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Jasmin A. Young is currently a University of California President’s Postdoctoral Fellow at UCLA in the Department of African American Studies. As a historian, her research focuses on African American history, 20th Century U.S. History, and gender studies. She specializes in African American women’s history, social movements, and the Black radical tradition.

Originally from Los Angeles, Jasmin Young began her academic career at California State University, Northridge. After graduation, she moved to NYC to attend Columbia University where she received her Masters in African American Studies and worked with the late Dr. Manning Marable. With a desire to ground herself in gender theories, Dr. Young moved to the UK to study at the London School of Economics and Political Science (LSE), earning a second Masters of Science from the Gender Institute.

In 2018, Dr. Young graduated with a Ph.D. in History from Rutgers, The State University of New Jersey. Her dissertation, “Black Women with Guns: A Historical Analysis of Armed Resistance 1892-1979,” offers a long history of women’s political engagement with Black militant activism from the Reconstruction to the Black Power era.

She is developing her book manuscript, Black Women with Guns: Armed Resistance in the Black Freedom Struggle, which is the first intellectual and social history of Black women’s use of armed resistance as a tool to achieve freedom in post–World War II America. While historical studies have assumed armed resistance was a male prerogative, she makes a significant intervention in the historiography by recovering a history of Black women who engaged in and advocated armed resistance from 1955-1979. Using archival research and gender theories, the book argues that Black women increasingly politicized armed resistance, both in theory and in practice, as the Black Freedom Movement shifted its objectives from integration to self-determination. Ultimately, Black Women with Guns broadens our understanding of the Black freedom struggle by expanding what we regard as political thought and action. It also reveals a more multifaceted struggle whose objectives and strategies were continually contested and evolving.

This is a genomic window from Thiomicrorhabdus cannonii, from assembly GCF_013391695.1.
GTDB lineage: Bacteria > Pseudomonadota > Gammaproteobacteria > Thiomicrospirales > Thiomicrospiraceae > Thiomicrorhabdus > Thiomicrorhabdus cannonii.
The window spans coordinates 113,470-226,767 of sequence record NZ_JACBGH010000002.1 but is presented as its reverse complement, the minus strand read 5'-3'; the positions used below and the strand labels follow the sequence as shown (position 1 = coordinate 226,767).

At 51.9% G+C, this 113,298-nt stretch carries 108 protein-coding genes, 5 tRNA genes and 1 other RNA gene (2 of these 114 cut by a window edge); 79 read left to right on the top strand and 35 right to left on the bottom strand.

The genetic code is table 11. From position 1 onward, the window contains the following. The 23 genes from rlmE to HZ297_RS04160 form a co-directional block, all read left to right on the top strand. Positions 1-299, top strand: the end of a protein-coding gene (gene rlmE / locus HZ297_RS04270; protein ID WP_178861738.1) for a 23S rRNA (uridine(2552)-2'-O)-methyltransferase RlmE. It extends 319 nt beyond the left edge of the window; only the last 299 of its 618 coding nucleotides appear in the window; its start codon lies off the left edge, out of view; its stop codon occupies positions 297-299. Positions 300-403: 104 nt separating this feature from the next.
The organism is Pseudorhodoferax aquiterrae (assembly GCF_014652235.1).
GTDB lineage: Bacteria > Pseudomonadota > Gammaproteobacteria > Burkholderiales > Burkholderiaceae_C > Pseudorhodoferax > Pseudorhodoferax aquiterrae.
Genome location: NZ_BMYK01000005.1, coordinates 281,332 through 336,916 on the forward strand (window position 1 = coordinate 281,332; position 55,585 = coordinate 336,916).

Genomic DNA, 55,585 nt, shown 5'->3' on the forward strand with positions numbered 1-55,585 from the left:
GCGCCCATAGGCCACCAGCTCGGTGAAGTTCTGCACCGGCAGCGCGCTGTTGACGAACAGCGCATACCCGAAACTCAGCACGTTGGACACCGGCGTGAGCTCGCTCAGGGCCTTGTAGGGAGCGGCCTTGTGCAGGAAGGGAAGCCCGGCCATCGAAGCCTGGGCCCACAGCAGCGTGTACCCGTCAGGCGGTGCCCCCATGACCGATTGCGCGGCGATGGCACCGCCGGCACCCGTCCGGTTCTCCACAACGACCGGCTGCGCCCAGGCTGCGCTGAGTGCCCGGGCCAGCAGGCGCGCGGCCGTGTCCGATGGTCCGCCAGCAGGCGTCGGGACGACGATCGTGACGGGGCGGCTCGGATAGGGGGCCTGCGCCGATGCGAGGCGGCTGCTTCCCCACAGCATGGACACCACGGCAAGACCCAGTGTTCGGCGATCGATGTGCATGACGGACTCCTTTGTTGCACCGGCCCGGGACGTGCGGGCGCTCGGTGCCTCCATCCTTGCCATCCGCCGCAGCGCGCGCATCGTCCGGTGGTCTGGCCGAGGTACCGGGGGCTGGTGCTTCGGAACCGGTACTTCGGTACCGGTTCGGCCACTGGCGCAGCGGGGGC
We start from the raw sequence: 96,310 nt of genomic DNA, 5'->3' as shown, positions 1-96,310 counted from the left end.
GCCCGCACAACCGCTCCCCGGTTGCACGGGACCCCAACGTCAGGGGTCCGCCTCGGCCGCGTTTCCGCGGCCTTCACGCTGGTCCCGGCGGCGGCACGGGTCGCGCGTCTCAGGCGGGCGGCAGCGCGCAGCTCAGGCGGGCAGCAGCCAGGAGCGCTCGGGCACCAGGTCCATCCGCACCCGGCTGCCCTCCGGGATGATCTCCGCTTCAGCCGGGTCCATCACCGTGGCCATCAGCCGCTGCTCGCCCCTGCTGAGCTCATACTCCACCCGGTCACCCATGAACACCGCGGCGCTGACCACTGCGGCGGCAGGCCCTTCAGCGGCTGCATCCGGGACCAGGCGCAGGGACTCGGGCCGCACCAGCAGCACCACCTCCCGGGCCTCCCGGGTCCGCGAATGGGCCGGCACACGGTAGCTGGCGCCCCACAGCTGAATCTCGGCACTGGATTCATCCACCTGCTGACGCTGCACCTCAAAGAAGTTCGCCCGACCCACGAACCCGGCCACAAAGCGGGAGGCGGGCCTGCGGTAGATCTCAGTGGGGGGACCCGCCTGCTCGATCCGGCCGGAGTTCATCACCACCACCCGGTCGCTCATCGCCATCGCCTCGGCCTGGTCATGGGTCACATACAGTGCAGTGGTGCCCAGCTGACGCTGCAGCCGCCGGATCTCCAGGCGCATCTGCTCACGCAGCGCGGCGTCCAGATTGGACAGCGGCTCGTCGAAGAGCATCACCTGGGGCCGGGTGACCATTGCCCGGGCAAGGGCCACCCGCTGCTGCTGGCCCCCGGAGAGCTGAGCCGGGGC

She presented her research to a packed house at UCLA’s Black Forum this past year where she fielded questions and led a great discussion on the intersection of state violence resistance and Radical Black Feminism. Dr. Young has presented her work at various national conferences including the Organization of American Historians. Her work has garnered general public attention and has been featured in the media. You can listen to her interview for the Black Agenda Report with Glen Ford HERE. She was also the historical consultant and writer for a documentary entitled, “Tracking Ida.”